What happens when you bring together the world’s top minds to discuss the future? They talk about robots. And what happens when the idea of artificial intelligence is raised? The purpose of humankind is questioned, and the group comes away without a solution. But, this isn’t the first time we’ve entered into the unknown.
At the World Economic Forum, or “Davos” this year, the theme was “Mastering the Fourth Industrial Revolution”—the proliferation of smart robotics, bio and nanotechnology, and entirely new manufacturing processes and outcomes. As with the previous three industrial revolutions, dramatic technological advances are forcing a turning point in how people cope with and react to each other and their work. Rapid and radical change can lead to uncertainty and fear, and only strong leadership can manage that well.
As Marc Benioff, the founder and CEO of Salesforce.com, said at the recent World Economic Forum: “We are in a leadership crisis. We are not in a technology crisis; we are in a technology revolution. We are going to see technology shifts and changes on a scale that we have never seen on this planet.” Leadership, he laments, is facing rapid, disruptive technological innovations that may worsen the economic prospects of the middle class.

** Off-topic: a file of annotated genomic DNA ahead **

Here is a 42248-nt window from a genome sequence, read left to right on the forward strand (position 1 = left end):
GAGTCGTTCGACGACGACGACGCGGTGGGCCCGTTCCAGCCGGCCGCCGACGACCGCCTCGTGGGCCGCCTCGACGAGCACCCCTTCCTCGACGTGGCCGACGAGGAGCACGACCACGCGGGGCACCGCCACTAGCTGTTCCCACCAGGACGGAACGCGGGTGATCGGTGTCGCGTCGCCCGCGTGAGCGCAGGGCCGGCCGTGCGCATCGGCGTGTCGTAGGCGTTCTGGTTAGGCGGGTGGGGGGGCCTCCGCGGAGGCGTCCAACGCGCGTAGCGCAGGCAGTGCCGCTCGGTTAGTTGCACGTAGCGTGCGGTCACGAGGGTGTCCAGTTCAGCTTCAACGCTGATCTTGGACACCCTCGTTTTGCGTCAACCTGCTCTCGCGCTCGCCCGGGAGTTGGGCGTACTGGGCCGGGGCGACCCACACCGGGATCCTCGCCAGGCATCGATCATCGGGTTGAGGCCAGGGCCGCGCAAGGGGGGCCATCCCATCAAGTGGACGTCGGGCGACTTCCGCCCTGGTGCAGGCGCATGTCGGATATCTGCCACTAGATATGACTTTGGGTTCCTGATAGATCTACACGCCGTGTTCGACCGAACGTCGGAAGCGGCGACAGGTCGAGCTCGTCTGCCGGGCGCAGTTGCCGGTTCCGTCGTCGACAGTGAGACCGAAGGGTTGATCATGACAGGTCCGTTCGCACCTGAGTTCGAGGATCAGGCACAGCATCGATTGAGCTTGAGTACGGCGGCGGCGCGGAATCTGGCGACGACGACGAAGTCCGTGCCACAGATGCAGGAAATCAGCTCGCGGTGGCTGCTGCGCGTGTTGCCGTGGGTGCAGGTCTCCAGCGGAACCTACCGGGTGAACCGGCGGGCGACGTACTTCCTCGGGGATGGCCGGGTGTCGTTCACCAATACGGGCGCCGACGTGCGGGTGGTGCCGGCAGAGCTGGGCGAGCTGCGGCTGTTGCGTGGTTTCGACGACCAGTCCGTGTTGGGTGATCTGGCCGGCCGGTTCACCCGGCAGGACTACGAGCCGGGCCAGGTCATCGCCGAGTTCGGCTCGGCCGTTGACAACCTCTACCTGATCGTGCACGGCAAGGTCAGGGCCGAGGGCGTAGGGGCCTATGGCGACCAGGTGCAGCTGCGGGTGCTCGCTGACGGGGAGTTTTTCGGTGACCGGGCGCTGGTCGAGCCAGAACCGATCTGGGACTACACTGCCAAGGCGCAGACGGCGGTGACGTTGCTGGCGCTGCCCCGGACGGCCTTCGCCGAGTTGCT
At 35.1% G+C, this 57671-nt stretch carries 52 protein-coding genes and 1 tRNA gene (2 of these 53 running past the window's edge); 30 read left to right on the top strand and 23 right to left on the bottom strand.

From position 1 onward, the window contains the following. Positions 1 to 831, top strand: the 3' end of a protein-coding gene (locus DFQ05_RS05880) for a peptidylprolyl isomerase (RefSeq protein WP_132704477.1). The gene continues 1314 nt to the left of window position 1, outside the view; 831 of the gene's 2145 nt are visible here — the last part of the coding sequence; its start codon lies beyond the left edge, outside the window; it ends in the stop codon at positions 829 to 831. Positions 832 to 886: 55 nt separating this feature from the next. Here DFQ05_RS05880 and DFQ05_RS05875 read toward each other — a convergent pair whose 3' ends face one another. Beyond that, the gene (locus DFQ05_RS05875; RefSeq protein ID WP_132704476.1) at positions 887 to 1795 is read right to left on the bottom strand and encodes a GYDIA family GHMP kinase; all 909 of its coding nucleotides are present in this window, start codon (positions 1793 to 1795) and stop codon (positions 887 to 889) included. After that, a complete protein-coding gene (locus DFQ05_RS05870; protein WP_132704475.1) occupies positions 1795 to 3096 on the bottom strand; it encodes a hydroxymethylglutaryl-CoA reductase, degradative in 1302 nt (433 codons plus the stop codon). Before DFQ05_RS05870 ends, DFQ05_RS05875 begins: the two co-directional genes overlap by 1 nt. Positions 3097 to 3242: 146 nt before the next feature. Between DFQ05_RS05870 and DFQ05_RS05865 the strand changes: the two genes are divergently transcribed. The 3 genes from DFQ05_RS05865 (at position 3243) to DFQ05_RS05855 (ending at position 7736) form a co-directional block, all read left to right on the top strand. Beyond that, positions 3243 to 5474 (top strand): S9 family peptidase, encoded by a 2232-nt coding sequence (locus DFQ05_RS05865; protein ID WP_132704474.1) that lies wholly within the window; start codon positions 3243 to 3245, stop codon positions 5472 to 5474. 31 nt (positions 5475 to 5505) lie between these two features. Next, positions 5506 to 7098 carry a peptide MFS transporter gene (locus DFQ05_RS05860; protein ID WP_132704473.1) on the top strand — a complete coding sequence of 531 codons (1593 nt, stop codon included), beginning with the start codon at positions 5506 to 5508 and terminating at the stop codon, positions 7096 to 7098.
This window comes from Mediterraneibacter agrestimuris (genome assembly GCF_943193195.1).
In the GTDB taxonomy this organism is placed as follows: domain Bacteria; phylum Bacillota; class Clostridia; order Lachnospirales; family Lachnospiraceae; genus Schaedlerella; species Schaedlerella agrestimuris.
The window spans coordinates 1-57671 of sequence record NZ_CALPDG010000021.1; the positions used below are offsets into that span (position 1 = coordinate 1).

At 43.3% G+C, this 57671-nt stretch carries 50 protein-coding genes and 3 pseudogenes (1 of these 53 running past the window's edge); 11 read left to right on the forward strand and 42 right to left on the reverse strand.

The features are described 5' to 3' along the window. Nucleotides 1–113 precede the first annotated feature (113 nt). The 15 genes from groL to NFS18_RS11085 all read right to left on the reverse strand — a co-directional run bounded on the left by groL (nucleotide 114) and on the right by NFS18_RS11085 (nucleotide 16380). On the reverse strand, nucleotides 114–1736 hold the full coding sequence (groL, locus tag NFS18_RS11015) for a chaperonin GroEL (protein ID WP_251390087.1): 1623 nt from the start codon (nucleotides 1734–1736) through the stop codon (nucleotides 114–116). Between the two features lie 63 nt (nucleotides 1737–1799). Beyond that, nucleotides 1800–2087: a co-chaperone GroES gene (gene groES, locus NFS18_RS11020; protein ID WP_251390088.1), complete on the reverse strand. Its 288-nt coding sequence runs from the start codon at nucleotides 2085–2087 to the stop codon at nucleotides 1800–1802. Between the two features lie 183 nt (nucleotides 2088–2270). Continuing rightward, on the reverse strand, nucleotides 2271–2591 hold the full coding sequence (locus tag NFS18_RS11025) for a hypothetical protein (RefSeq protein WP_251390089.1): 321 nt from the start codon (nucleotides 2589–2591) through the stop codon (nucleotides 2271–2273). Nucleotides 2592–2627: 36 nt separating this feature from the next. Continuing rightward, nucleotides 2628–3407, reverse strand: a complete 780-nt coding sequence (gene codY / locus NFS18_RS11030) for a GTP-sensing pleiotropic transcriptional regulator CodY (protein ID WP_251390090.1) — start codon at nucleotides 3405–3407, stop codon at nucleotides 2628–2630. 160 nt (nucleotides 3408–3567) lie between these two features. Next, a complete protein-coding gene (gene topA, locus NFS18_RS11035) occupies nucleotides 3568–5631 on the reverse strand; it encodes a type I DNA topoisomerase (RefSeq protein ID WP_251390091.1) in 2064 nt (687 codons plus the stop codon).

The current political framework no longer works and its shortcomings are likely to lead to a backlash that could turn very nasty. That should concern not just members of a think tank but everyone including the investment bankers of Wall Street and the tech billionaires of Silicon Valley.
People need to be considered early in this process — how do we begin to ask our employees to think now for later? How do we help them cope with the fear they may become “redundant”? Our HR and development systems and internal communications need to get ahead of that fear—we need to speak to employees about what the company wants and needs to do within the context of the rest of the world.
Leaders can be honest — we don’t know exactly what is coming or how it will change the world. Knowing the future is not necessary to prepare for it. Rather we should focus our people on keeping their skills current and improving their ability to shift between jobs. We can get them thinking about changes in their industry and region of the world in a new way. We can frame the revolution in a way that helps our employees thrive on the challenges ahead. Our job as leaders is to anticipate the changes and communicate it in a way that helps employees not only envision their future, but create it.